Keywords:Corbicura, food sources, carbon and nitrogen isotopic ratios, Harai River
In order to eventually reveal factors controlling distribution and abundance of the bivalve Unionidae group in the Harai River, the branch of the Kushida River, Mie Prefecture, central Japan, the bivalve Corbicura as alternatives were analyzed for carbon and nitrogen isotope ratios. Dissolved components of water samples and isotopic compositions of suspended particulate matter were also analyzed. Sample collection was performed in summer (July 28th, 29th and August 8th) and autumn (October 24th and 25th) in 2016; Corbicura samples were collected at 4 sites (C. leana from the two upstream sites and C. japonica from the two downstream estuary sites), water samples at 15 localities and particulate matter at 5 localities. In summer, PO43- increased downstream from 0.03 to 0.12 ppm. In October, concentrations of PO43- and NO3- increased downstream. Concentrations of these nutrients were significantly higher than the midstream water of the Kushida River (less than 0.01 ppm for PO43- and 2 ppm for NO3-, respectively) (Sugitani et al., 2014). While carbon and nitrogen isotope ratios of Corbicura ranged relatively widely from -25.5 to -22.2 and from 5.6 to 10.4 per mil, respectively, samples of each population (n=10) clustered closely with each other. Additionally, seasonal variation can be seen, though small. Data of two populations of C. leana and one population of C. japonica comprised an array showing a negative correlation between carbon and nitrogen isotope ratios. Population of C. japonica collected from the lowermost locality was distributed outside of this array and shows a positive correlation between carbon and nitrogen isotope ratios. Distribution of C. japonica samples in this study was significantly lower in carbon and nitrogen isotope ratios than those reported by Kasai and Nakata (2005), who analyzed C. japonica and C. leana in the Kushida River and demonstrated that terrestrial organic matter was significantly important even for C. japonica diet. On the other hand, distribution of C. leana samples in this study was lower in nitrogen isotope ratios, while similar or higher in carbon isotope ratios than those reported by Kasai and Nakata (2005). The results of this study suggest that corbicura diet could vary significantly, depending on localized food sources. We are going to continue periodic samplings and analyses to reveal dynamics of food sources of C. japonica and C. leana and its relation to environmental factors.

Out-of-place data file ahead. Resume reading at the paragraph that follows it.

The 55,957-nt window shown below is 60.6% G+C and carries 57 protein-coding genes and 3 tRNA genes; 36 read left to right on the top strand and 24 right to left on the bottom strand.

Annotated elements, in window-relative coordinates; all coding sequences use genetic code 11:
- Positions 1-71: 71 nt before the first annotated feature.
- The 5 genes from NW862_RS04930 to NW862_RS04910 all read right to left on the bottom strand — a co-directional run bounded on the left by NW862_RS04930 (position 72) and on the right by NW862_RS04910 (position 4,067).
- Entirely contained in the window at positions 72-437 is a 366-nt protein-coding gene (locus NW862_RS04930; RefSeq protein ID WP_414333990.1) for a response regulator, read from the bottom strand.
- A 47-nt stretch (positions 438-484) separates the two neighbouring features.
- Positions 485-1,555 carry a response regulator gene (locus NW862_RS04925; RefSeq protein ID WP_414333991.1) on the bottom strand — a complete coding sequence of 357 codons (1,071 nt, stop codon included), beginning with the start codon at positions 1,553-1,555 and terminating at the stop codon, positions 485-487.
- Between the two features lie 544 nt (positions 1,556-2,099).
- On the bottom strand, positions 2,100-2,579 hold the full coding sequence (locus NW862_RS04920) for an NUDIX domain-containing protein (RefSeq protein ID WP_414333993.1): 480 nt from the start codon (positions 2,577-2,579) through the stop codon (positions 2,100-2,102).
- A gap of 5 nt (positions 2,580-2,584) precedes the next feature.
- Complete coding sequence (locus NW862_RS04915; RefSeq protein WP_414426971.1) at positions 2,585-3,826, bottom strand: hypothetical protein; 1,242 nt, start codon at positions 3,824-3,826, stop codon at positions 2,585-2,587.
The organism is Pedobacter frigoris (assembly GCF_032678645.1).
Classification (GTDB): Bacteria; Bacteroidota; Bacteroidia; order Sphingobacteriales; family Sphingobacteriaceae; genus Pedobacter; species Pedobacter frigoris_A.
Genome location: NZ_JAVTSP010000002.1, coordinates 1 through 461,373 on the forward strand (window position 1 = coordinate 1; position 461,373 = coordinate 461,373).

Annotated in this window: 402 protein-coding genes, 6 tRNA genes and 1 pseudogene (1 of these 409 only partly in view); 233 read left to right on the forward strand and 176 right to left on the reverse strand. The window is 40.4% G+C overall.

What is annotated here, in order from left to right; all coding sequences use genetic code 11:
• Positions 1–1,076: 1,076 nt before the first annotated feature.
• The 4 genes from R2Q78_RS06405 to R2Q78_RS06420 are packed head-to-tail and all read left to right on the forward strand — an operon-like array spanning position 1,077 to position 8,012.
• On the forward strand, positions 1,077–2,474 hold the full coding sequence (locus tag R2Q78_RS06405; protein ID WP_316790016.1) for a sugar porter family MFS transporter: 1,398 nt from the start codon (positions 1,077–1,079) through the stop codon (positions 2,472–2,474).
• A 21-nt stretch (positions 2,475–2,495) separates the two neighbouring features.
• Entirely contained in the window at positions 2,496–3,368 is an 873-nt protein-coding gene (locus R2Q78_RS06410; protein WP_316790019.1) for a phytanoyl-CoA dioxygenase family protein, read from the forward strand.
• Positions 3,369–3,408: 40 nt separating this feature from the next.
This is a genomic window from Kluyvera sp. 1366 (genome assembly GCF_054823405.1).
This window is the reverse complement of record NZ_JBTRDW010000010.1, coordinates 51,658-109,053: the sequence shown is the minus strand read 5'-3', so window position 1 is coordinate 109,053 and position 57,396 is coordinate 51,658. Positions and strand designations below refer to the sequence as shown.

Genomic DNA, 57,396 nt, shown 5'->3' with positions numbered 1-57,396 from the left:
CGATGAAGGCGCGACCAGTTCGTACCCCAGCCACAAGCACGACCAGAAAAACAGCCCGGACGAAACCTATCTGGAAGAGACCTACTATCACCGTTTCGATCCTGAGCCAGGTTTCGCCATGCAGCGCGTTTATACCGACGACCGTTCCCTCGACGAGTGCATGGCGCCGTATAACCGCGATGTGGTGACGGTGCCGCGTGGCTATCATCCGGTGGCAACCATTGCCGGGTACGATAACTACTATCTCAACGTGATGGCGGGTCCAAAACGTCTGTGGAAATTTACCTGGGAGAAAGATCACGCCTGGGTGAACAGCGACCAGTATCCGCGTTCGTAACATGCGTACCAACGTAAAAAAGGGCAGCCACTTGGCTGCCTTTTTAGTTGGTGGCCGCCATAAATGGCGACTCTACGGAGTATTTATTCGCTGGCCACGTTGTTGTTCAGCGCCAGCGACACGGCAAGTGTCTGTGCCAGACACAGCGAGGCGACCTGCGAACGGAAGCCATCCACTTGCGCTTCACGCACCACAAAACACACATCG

1) Sugitani, K. et al. (2014) Geochemistry and isotopic (C, N) compositions of biofilms attached on riverbed gravels – Case study of the Kushida River in Mie Prefecture. The Geochemical Society of Japan Annual Meeting 2014, 1P38.
2) Kasai, A. and Nakata, A. (2005) Utilization of terrestrial organic matter by the bivalve Corbicura japonica estimated from stable isotope analysis. Fisheries Science 71, 151-158.